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Stood heir to th' first. Now, Sir, be judge yourself, s If I in any just term am affin'd To love the Moor.
Rod. I would not follow him then.
Iage. O Sir, content you ; I follow him to ferve my turn upon him. We cannot all be masters, nor all masters Cannot be truly follow'd. You shall mark Many a duteous and knee-crooking knave, That, doting on his own obsequious bondage, Wears out his time, much like his matter's ass, For nought but provender; and when he's old, ca
shier'd; Whip me such' honeft knaves. Others there are, Who, trimm'd in forms and vifages of duty, Keep yet their hearts attending on themselves; And, throwing but shows of service on their Lords, Weil thrive by them; and when they've lind their
coats, Do themselves homage. These folks have some soul, And such a one do I profess myself. It is as sure as you are Rodorigo, Were I the Moor, I would not be iuga. In following him, I follow but myself, Heav'n is my judge !--Not I, for love and duty, But seeming so, for my peculiar end.
where each fecond of the third quarto and the fut S100d heir to th' first.
folio. The second quarto and all I read therefore.
the modern editions have afza'd. Not (as of ola) gradation - The meaning is, Do Island withi. e. is does not go by gradation, in any fuch terms of propinquity of as it did of old. WARBURTON. relation to the Moor, as that it is
Old gradation, is gradation my duty to love him? etablished by ancient practice, 9 — honeft knaves, -] Knara Where is the difficulty ?
is here for fervunt, but with 3 • If I in any juft term am af. mixcure of By contempr. fin'd] si ned is the reading
For when my outward action doth demonstrate
I'm not what I am.
Iago. Call up her father, Roule him. Make after him, poison his delight, Proclaim him in the streets; incenfe her kinímen; And though he in a fertile climate dwell, Plague him with flies; though that his joy be joy, Yet throw such changes of vexation on't, As it may lose some colour.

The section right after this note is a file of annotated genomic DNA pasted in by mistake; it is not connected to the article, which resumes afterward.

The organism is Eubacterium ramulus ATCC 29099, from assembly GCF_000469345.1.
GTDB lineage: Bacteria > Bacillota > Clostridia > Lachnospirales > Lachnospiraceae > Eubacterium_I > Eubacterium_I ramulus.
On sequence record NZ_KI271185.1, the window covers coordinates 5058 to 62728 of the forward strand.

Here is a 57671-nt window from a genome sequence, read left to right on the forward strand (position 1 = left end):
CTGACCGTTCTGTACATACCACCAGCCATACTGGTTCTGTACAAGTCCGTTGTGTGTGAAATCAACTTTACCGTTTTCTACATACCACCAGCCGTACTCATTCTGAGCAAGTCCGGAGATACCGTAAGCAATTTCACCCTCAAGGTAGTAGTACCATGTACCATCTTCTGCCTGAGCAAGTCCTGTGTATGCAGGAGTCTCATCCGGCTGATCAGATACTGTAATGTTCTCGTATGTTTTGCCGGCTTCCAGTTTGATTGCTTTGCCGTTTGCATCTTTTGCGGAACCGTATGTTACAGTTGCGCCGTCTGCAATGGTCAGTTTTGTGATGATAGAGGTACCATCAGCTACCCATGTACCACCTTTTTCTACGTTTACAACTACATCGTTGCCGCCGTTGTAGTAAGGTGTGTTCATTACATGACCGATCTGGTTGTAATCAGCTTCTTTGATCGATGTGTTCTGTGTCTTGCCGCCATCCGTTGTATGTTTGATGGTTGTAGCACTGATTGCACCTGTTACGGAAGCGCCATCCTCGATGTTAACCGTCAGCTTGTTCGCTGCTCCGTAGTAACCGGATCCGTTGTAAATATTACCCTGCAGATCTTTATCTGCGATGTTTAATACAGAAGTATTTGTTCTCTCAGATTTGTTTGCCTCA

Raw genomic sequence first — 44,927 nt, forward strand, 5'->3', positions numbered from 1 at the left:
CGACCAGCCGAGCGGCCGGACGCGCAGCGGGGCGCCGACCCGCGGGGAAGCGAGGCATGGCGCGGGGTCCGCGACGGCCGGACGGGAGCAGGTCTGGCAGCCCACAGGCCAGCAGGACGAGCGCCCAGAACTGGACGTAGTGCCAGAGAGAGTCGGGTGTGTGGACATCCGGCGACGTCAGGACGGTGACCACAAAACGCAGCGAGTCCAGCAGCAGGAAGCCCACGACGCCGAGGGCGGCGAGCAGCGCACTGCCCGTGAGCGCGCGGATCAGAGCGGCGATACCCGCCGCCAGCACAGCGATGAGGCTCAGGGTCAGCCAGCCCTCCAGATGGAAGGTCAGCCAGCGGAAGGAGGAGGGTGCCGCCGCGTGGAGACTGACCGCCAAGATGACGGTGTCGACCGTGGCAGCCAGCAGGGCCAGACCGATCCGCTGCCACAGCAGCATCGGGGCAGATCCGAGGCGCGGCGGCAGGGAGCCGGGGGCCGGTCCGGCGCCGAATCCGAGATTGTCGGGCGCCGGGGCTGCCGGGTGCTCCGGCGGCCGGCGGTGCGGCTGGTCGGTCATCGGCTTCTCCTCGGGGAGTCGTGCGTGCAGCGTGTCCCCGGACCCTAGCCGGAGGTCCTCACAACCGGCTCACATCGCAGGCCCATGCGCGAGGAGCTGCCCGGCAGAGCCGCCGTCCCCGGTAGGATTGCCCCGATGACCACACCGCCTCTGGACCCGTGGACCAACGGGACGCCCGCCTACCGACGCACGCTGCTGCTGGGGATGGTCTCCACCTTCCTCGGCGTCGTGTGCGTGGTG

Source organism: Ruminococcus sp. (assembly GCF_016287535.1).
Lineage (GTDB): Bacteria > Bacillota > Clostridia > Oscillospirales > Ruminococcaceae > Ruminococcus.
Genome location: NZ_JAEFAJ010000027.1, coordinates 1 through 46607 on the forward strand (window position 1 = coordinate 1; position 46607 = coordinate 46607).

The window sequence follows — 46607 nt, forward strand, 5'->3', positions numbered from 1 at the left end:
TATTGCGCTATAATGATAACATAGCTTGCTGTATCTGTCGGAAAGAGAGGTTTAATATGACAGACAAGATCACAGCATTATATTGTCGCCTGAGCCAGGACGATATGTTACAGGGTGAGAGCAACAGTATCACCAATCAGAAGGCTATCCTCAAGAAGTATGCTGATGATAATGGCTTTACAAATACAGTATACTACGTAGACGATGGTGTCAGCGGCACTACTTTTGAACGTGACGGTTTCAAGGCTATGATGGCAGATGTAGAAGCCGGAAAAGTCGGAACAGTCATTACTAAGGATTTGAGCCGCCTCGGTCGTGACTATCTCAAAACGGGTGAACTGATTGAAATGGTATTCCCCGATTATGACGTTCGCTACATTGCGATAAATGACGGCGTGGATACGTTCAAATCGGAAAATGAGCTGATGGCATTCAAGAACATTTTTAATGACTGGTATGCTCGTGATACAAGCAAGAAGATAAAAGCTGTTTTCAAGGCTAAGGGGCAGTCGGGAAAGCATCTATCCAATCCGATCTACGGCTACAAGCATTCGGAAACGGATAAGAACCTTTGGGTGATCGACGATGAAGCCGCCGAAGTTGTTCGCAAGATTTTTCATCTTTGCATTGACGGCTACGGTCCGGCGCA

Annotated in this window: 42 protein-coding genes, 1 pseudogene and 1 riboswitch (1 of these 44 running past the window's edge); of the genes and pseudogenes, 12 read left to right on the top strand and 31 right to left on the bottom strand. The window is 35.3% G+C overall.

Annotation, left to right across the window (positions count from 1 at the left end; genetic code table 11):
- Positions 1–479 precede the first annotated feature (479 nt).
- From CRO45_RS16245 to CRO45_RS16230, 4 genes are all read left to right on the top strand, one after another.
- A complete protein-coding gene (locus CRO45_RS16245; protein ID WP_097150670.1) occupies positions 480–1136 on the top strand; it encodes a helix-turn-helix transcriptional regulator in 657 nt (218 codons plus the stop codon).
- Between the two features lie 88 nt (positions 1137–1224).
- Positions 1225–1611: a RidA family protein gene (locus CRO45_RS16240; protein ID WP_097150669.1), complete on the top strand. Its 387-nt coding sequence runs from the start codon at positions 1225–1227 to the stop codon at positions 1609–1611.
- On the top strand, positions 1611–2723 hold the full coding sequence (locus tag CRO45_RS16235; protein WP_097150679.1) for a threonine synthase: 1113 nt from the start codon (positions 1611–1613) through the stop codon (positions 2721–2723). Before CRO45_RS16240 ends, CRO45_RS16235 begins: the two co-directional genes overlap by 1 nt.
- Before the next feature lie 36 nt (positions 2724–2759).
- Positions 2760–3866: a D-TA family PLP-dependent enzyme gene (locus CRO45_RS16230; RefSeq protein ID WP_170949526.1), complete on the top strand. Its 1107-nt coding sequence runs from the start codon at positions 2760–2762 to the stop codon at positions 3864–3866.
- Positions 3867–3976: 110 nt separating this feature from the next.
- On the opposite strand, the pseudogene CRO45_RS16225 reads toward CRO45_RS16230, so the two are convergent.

Rod. Here is her father's house, I'll call aloud.
fago. Do, with like timorous accent, and dire yell, 2 As when, by night and negligence, the fire Is spied in populous cities.
* In compliment extern,–) In.militude, thus emended, agrees that which I do only for an out beit with the fact it is applied to. award shew of civility.
Had this notice been given to ? As when, by night and nig- Brabantio before his daughterran ligence, the fire
away and married, it might thea Is spied in popu'ous cities.] indeed have been well enough This is not sense, take it which compared to the alarm given of way you will. If night and ne a fire juft Spied, afioon as it was gligence relate to spied, it is ab- begun. But being given after surd to say the fire was spied by the parties were bedoed, it was negligence. If night and negl.- more firly compared to a fire gence refer only to the time and spred by night and negli ence, so occasion, it should then be by as not to be extinguished, night, and thro' negligence. 0
WARSURTON. therwise the particle by would be The particle is vicd equivamade to signify time applied to cally ; the same liderty is taken one word, and cause applied to by writers more correct. the other. We thould read there The wonderful creature ! vo. fore, Is SPRED, by which all man of reason! these faults are avoided. But Never grave out of pride, never what is of most weight, the fi gay out of Jeasin. Y 2
Rod. What, ho! Brabantio ! Signior Brabantio ! ho.
S CE N E
Brabantio appears above, at a Window.
Bra. What is the reason of this terrible summons ?
Rod. Signior, is all your family within ?
Bra. What, have you lost your wits ?
Bra. The worser welcome.
Rod. Sir, Sir, Sir
Bra. But thou must needs be sure,
To make this bitter to thee.
Rod. Patience, good Sir.
Rod. Most grave Brabantio,
Iago. Sir, you are one of those that will not serve God, if the Devil bid you. Because we come to do you service, you think we are ruffians. You'll have your daughter cover'd with a Barbary horse, you'll have your
nephews neigh to you ; you'll have coursers for cousins, and genners for germanes.
Bra. + What profane wretch art thou ?
lago. I am one, Sir, that comes to tell you, your daughter and the Moor are now making the beast with two backs.
Bra. Thou art a villain.
+ What profane wretch art are not in the first edition, but
shou ? ] That is, what in the folio of 162 3. wretch of gross and licentious lan 3—this old av -] The guage? In that sense Shakespeare even of night is midnight, the Often uses the word profane. time when night is divided into * The lines printed in Italicks even parts,
But if you know not this, my manners tell me,
Bra. Strike on the tinder, ho!
lago. Farewel; for I must leave you.
4 + fome check,] Some re miss him; rejea him. We fill buke.
say, a cast coat, and a caft serve 5-as bim.-) That is, dij: ing man.